The European Union has drawn up plans to label some natural gas and nuclear energy projects as “green” investments after a year-long battle between governments over which investments are truly climate-friendly.
The European Commission is expected to propose rules in January deciding whether gas and nuclear projects will be included in the EU “sustainable finance taxonomy”.
This is a list of economic activities and the environmental criteria they must meet to be labelled as green investments.
By restricting the “green” label to truly climate-friendly projects, the system aims to make those investments more attractive to private capital, and stop “greenwashing”, where companies or investors overstate their eco-friendly credentials.
Brussels has also made moves to apply the system to some EU funding, meaning the rules could decide which projects are eligible for certain public finance.
Investments in natural gas power plants would also be deemed green if they produce emissions below 270g of CO2 equivalent per kilowatt hour (kWh), replace a more polluting fossil fuel plant, receive a construction permit by Dec. 31 2030 and plan to switch to low-carbon gases by the end of 2035.
Gas and nuclear power generation would be labelled green on the grounds that they are “transitional” activities – defined as those that are not fully sustainable, but which have emissions below industry average and do not lock in polluting assets.
“Taking account of scientific advice and current technological progress as well as varying transition challenges across member states, the Commission considers there is a role for natural gas and nuclear as a means to facilitate the transition towards a predominantly renewable-based future,” the European Commission said in a statement.
EU countries and a panel of experts will scrutinise the draft proposal, which could change before it is due to be published later in January. Once published, it could be vetoed by a majority of EU countries or the European Parliament.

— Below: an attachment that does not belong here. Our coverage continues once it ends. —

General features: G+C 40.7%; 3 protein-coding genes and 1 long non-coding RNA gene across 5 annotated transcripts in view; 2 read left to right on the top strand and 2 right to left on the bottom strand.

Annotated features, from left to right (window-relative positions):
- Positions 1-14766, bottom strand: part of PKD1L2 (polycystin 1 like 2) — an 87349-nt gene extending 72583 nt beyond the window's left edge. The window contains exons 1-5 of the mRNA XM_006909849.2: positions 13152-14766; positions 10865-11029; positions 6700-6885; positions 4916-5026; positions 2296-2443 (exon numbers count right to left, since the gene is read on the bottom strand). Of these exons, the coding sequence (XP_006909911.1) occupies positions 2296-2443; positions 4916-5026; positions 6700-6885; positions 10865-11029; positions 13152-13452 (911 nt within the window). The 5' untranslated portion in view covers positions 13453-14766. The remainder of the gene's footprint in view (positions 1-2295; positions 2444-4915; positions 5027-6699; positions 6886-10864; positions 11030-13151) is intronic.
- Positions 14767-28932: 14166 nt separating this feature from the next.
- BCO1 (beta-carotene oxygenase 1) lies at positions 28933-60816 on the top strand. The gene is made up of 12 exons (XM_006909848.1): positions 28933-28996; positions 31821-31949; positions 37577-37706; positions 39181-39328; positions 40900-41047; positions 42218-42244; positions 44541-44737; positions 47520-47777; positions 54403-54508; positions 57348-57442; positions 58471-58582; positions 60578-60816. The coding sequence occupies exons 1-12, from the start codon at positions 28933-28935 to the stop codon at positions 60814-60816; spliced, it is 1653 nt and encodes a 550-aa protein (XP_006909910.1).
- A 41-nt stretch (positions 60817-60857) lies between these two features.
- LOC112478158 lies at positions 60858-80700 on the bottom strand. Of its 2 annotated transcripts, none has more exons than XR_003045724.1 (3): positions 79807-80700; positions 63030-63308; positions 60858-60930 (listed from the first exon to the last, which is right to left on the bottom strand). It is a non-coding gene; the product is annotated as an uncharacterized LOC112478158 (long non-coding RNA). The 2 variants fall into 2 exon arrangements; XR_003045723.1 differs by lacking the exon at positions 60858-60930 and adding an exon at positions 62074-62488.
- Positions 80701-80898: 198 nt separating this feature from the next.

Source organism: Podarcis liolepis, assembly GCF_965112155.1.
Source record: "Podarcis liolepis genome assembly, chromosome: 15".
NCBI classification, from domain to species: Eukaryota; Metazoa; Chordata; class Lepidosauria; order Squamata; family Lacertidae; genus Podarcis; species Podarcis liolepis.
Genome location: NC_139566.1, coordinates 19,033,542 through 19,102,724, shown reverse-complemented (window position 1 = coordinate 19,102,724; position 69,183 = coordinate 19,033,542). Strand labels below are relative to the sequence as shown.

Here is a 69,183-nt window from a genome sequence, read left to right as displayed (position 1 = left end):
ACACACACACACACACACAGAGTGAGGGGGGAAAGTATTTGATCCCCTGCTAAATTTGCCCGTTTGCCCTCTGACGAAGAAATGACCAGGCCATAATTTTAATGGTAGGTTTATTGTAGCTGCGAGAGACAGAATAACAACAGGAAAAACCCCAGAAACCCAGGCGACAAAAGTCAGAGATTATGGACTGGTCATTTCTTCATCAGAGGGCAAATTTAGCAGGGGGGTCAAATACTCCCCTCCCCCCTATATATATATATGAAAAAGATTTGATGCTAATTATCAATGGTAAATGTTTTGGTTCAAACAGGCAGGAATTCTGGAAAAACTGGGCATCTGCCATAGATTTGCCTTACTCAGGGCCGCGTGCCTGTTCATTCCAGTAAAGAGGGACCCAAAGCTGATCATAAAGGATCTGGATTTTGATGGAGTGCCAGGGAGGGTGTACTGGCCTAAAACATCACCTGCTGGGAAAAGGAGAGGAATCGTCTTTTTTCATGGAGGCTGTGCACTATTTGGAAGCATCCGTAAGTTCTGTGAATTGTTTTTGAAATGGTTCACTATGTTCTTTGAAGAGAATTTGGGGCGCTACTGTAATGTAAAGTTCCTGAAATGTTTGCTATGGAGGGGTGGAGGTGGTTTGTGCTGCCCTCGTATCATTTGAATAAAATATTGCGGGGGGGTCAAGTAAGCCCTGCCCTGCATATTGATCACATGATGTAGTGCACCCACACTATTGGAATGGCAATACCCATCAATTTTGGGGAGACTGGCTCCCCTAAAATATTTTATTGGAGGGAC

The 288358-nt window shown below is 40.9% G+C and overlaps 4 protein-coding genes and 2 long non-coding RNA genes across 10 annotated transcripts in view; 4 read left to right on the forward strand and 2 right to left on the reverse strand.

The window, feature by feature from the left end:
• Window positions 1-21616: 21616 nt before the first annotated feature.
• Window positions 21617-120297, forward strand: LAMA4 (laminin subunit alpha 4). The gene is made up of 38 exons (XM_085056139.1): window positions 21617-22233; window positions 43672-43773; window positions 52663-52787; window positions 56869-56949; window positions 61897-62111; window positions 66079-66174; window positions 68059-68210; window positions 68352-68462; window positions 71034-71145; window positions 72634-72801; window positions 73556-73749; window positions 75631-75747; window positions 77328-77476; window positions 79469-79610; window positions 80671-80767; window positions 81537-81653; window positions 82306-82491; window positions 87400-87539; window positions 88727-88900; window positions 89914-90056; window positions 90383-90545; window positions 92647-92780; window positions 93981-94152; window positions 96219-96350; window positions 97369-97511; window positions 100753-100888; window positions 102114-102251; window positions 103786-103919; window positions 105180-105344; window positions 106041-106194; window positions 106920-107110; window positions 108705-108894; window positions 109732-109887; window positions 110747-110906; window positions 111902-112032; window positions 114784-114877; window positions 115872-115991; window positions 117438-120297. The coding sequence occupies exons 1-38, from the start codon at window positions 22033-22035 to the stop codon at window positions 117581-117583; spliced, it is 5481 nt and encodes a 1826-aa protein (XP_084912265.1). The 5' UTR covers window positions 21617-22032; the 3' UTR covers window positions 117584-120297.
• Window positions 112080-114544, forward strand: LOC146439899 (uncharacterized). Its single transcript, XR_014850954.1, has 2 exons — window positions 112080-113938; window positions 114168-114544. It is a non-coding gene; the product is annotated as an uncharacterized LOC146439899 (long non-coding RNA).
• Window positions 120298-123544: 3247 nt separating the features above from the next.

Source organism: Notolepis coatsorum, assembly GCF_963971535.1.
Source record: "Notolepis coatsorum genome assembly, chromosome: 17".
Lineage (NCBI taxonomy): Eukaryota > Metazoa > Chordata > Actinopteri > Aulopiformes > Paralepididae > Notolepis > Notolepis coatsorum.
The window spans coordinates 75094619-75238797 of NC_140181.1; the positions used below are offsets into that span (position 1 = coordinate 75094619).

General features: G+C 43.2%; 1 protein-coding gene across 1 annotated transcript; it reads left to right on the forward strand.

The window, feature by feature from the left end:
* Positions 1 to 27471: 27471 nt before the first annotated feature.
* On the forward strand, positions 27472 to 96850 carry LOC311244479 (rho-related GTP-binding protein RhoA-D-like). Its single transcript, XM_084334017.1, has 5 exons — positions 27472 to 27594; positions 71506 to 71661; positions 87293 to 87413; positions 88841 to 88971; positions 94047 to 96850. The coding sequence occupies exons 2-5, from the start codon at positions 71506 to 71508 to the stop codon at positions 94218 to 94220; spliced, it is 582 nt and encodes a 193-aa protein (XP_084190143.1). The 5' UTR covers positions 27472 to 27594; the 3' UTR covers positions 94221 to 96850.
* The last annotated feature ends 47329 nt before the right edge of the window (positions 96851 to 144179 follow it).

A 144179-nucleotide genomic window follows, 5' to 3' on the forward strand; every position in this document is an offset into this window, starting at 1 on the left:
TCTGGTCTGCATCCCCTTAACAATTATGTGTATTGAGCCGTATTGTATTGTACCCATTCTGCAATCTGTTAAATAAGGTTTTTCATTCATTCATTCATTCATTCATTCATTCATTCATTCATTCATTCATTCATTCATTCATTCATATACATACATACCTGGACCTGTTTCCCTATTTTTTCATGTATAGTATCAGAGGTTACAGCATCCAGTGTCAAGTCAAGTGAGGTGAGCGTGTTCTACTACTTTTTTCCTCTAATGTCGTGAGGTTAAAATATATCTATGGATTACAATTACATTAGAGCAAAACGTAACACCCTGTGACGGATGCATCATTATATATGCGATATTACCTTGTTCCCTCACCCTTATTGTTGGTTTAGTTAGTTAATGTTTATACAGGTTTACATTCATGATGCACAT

The policy has been mired in lobbying from governments for more than a year and EU countries disagree on which fuels are truly sustainable.
Natural gas emits roughly half the CO2 emissions of coal when burned in power plants, but gas infrastructure is also associated with leaks of methane, a potent planet-warming gas.
The EU’s advisers had recommended that gas plants not be labelled as green investments unless they met a lower 100g CO2e/kWh emissions limit, based on the deep emissions cuts scientists say are needed to avoid disastrous climate change.
Nuclear power produces very low CO2 emissions but the Commission sought expert advice this year on whether the fuel should be deemed green given the potential environmental impact of radioactive waste disposal.
Some environmental campaigners and Green EU lawmakers criticised the leaked proposal on gas and nuclear.
“By including them… the Commission risks jeopardising the credibility of the EU’s role as a leading marketplace for sustainable finance,” Greens president Philippe Lamberts said.
Austria opposes nuclear power, alongside countries including Germany and Luxembourg. EU states including the Czech Republic, Finland and France, which gets around 70% of its power from the fuel, see nuclear as crucial to phasing out CO2-emitting coal fuel power.